Beltway media beclowns itself again: Kevin McCarthy, GOP extremism & the Village's asinine false equivalence

The GOP's inability to govern is just like...Hillary Clinton's TPP flip-flop, clueless talking heads tell us

By Heather Digby Parton


Published October 9, 2015 8:42PM (EDT)


Surfing through the cable news channels yesterday morning, it was clear that the beltway wags were preparing to spend the day indicting Hillary Clinton for buckling under pressure to left-wing fanatics who have taken over the Democratic Party and forced her to take a position against the Trans-Pacific Partnership trade deal against her will. The word had gone forth from NBC's First Read that Hillary Clinton had obviously flip-flopped from her true beliefs on the issue in the most flagrantly dishonest way possible and had therefore cemented "every negative stereotype about her."

During MSNBC's" Andrea Mitchell Reports," they even called in Chris Matthews to analyze the fallout from this terrible decision and the talking heads agreed this showed the left was driving the train. With a socialist gunning for the presidency (a socialist who won't even agree to join the Democratic Party!), unions calling the shots on trade and tree-huggers bringing the hammer down on the environment, the Democrats were in the same predicament as the right with Hillary Clinton being forced, in Matthews' words, to "bow to the extreme." And so a new Beltway meme was born.

Or rather, it was stillborn, since within minutes of Mitchell and Matthews declaring that the Democratic Party's hippies were driving the party straight over the cliff with all their unreasonable demands, the news broke that the presumptive Speaker of the House, Majority Leader Kevin McCarthy, had dropped his news that he was withdrawing from the race. What followed was the kind of chaos you normally only see during a natural disaster or a bomb scare, with sweaty reporters shoving microphones into the face of every person who looked like he or she might be a Republican and anchors back in the studios shaking their heads in disbelief. How on earth could this have happened?

Of course, it was entirely predictable. After all, John Boehner had been forced to resign because he simply could not get his fractious caucus to work together to do the business Congress is tasked with doing. And John Boehner was a 25-year congressional veteran who understood how to work every lever to get that job done. It remains a mystery why anyone thought that Kevin McCarthy -- a man who had only been in Congress since 2007 and whose rhetorical skills made George W. Bush sound like Martin Luther King Jr. by comparison -- would fare better than Boehner. MSNBC's Luke Russert seemed to think that he would be more successful because had gone to some lengths to "stay in touch" with all the members by texting them frequently, but that was about it.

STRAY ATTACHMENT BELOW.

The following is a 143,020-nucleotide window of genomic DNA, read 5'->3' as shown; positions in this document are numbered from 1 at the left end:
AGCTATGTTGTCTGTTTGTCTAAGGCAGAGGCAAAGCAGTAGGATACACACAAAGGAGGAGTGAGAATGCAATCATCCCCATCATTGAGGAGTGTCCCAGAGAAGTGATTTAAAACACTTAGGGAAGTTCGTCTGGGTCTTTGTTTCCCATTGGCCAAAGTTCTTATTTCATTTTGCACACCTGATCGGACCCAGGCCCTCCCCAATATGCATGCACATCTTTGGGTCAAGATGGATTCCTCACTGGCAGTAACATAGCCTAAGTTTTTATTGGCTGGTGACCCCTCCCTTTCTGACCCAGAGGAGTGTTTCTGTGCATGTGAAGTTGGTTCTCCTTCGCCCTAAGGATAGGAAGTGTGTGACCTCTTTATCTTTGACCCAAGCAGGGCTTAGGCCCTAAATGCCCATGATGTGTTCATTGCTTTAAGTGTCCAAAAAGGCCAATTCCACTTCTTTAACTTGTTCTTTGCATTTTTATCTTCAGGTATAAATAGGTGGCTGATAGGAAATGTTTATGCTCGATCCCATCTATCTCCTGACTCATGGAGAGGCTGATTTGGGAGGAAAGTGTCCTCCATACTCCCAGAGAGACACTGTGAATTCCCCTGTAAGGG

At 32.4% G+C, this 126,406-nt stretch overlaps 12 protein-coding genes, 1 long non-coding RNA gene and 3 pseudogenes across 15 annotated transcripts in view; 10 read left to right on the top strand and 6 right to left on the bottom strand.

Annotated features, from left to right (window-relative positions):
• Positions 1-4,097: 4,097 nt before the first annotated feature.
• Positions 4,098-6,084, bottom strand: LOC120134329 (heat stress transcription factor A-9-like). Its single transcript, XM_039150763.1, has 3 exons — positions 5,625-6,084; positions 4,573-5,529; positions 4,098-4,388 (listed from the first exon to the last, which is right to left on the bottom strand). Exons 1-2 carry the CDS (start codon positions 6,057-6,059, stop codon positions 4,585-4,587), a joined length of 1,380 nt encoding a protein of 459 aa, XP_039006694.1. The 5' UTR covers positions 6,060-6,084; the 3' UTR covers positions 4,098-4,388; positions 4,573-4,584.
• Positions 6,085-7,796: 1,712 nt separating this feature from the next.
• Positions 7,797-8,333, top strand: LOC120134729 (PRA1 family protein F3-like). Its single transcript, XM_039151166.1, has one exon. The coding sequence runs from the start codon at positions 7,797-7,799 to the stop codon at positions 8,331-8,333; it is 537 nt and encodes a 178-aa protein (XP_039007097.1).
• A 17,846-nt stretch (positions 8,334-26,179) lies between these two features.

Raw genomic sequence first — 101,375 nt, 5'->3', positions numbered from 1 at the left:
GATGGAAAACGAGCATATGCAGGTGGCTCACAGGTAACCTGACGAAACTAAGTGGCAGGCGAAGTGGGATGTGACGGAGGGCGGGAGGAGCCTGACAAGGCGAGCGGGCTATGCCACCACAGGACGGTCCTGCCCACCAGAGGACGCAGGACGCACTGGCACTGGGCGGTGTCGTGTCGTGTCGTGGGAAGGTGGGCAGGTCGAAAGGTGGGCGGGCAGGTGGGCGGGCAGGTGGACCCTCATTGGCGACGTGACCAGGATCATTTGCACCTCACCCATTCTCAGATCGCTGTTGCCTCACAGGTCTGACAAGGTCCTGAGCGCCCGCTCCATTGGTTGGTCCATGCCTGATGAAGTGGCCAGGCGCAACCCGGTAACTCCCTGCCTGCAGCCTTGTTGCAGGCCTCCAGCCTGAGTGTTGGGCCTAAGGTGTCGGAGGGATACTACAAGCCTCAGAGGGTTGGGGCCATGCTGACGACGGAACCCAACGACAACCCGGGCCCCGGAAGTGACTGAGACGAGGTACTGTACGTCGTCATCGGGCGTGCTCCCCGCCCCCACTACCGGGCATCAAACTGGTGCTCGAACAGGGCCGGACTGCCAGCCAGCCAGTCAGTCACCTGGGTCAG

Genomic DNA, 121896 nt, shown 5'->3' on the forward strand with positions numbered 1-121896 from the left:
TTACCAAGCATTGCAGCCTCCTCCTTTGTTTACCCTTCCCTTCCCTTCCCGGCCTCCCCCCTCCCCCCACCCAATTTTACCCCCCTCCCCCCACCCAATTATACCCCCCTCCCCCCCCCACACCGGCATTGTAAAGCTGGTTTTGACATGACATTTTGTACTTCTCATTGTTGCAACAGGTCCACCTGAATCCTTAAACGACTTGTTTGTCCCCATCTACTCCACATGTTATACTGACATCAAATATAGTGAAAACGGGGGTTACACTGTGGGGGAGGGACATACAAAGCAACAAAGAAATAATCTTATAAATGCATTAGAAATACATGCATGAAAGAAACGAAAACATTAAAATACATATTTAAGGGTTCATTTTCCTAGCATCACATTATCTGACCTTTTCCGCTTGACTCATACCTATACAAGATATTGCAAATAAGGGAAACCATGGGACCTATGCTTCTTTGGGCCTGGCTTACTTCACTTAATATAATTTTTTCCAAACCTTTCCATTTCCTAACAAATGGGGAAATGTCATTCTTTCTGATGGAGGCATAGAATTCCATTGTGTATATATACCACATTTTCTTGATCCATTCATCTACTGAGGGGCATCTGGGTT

McCarthy's epic gaffe, admitting that the Select Committee on Benghazi is a partisan sham, was likely the most important reason for his fall from grace and subsequent inability to put together enough votes to win. And there were rumors circulating about a personal scandal. But by all accounts it was the anti-establishment Freedom Caucus yanking McCarthy's chain so hard with demands for greater say in policy and process that made him realize he couldn't win the vote. Evidently, his assurances that he would not be John Boehner were simply not enough to assuage their concerns. (All that texting seems not to have done the trick after all.) Indeed, one wonders why everyone assumed they would fall in line -- after all, they never had when he was the party whip.

Robert Costa at the Washington Post reported that the far right leveled some specific demands that McCarthy simply couldn't meet:

Rep. Tim Huelskamp (R-Kan.), the leader of the House Tea Party Caucus, asked McCarthy to publicly oppose efforts by establishment groups — the U.S. Chamber of Commerce and others — to run radio and TV ads criticizing conservatives who defied their own leaders.

In other words, they wanted the Speaker of the House to take their side in disputes with ... himself. Once he understood the impossibility of his position, McCarthy wisely withdrew.

The media were completely shocked -- as they are every single time the House GOP caucus behaves like the radicals they are. It's not as if this is the first time, after all. But they had convinced themselves that it made sense that the amateurish Kevin McCarthy could transcend the troubles that plagued the much more experienced John Boehner. Despite years of evidence, they simply cannot accept that the Republican caucus is completely ungovernable so they, and the GOP establishment, turned their hopeful eyes to yet another savior: Paul Ryan, who, just as Kevin McCarthy had been days before, was seen as a man uniquely capable of bringing the feuding factions together.

And once again the reaction was swift:

Luke Russert noted the tweets and said on MSNBC:

To demonstrate just how difficult it is in the House GOP conference Laura Ingraham, noted conservative commentator, said, "no, he's a young gun" we should do three young guns and you're out," talking about Eric Cantor, Paul Ryan and Kevin McCarthy.